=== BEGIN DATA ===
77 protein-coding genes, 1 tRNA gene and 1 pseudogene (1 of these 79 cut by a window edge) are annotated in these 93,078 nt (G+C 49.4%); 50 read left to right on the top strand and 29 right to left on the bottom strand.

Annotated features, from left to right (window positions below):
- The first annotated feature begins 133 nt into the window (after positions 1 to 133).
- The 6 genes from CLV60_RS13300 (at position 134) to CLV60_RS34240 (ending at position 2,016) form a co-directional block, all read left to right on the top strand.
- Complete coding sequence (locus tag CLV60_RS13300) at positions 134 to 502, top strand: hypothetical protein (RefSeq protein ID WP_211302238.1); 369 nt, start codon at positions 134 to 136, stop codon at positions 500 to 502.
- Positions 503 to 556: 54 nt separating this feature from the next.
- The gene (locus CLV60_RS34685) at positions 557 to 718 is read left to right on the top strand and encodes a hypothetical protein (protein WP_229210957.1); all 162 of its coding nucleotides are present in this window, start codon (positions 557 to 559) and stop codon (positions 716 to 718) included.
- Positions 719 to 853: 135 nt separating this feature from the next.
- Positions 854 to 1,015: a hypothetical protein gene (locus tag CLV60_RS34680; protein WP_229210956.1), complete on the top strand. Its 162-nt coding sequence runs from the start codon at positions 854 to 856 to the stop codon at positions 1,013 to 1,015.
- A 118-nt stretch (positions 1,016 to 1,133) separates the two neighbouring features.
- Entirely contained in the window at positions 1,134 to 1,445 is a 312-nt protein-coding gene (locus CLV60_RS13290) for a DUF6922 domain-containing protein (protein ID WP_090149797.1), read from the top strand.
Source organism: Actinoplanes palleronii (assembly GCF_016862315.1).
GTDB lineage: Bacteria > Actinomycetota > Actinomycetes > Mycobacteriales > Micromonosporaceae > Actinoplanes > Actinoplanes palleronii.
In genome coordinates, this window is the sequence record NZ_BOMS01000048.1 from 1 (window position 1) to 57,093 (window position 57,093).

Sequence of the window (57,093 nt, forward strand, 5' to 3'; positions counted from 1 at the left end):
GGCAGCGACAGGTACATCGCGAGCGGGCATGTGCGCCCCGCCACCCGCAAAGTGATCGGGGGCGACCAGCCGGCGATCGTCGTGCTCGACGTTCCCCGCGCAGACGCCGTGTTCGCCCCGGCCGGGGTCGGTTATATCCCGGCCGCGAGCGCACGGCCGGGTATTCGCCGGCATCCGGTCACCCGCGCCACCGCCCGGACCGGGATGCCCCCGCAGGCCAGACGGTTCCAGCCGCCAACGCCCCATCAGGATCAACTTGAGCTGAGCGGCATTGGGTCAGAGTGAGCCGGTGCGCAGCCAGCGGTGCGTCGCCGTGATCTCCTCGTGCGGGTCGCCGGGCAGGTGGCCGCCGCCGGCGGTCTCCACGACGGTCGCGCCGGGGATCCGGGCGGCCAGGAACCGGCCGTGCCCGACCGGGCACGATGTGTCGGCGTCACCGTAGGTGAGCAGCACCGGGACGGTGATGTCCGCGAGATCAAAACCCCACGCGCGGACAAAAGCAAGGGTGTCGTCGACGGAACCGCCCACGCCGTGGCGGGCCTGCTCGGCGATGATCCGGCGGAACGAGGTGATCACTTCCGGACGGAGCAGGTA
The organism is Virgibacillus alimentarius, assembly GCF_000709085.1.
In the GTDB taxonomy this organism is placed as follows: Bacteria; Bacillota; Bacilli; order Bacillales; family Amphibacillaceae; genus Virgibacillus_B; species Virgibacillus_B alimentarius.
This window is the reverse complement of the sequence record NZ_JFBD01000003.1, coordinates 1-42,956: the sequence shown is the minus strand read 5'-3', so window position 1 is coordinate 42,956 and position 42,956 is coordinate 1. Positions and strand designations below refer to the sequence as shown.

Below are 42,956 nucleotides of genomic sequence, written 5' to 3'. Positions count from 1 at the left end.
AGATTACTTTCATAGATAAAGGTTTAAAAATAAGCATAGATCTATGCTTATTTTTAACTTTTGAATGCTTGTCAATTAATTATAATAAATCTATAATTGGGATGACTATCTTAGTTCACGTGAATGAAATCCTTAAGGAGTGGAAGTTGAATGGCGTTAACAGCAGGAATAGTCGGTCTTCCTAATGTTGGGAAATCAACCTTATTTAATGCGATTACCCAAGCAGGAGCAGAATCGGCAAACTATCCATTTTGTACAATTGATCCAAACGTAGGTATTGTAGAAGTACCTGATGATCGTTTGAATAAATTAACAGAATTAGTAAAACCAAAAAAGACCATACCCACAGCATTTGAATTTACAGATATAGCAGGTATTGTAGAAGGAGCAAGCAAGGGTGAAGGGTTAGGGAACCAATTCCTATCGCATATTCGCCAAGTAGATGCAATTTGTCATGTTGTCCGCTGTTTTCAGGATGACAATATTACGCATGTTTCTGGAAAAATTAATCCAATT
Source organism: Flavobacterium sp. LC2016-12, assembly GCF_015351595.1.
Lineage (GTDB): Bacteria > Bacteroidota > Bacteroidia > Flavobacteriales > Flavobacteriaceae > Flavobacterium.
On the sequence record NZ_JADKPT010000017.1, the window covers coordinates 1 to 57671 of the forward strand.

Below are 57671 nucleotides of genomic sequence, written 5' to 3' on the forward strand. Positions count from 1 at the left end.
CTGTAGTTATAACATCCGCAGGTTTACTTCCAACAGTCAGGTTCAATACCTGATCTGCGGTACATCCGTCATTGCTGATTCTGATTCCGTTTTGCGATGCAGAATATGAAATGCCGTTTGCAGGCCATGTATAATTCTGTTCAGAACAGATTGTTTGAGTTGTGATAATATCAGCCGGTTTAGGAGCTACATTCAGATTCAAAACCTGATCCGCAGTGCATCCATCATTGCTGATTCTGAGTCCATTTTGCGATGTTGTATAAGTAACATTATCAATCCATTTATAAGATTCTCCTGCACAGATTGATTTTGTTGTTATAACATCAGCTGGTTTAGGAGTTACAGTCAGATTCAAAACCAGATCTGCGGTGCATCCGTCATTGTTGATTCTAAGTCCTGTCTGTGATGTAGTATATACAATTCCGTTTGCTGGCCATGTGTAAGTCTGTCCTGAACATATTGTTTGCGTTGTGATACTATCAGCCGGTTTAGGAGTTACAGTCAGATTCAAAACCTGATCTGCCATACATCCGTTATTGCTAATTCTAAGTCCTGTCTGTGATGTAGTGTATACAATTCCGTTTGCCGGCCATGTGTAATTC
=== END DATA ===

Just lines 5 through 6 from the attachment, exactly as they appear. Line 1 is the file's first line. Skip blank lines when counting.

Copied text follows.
- Complete coding sequence (locus tag CLV60_RS13300) at positions 134 to 502, top strand: hypothetical protein (RefSeq protein ID WP_211302238.1); 369 nt, start codon at positions 134 to 136, stop codon at positions 500 to 502.
- Positions 503 to 556: 54 nt separating this feature from the next.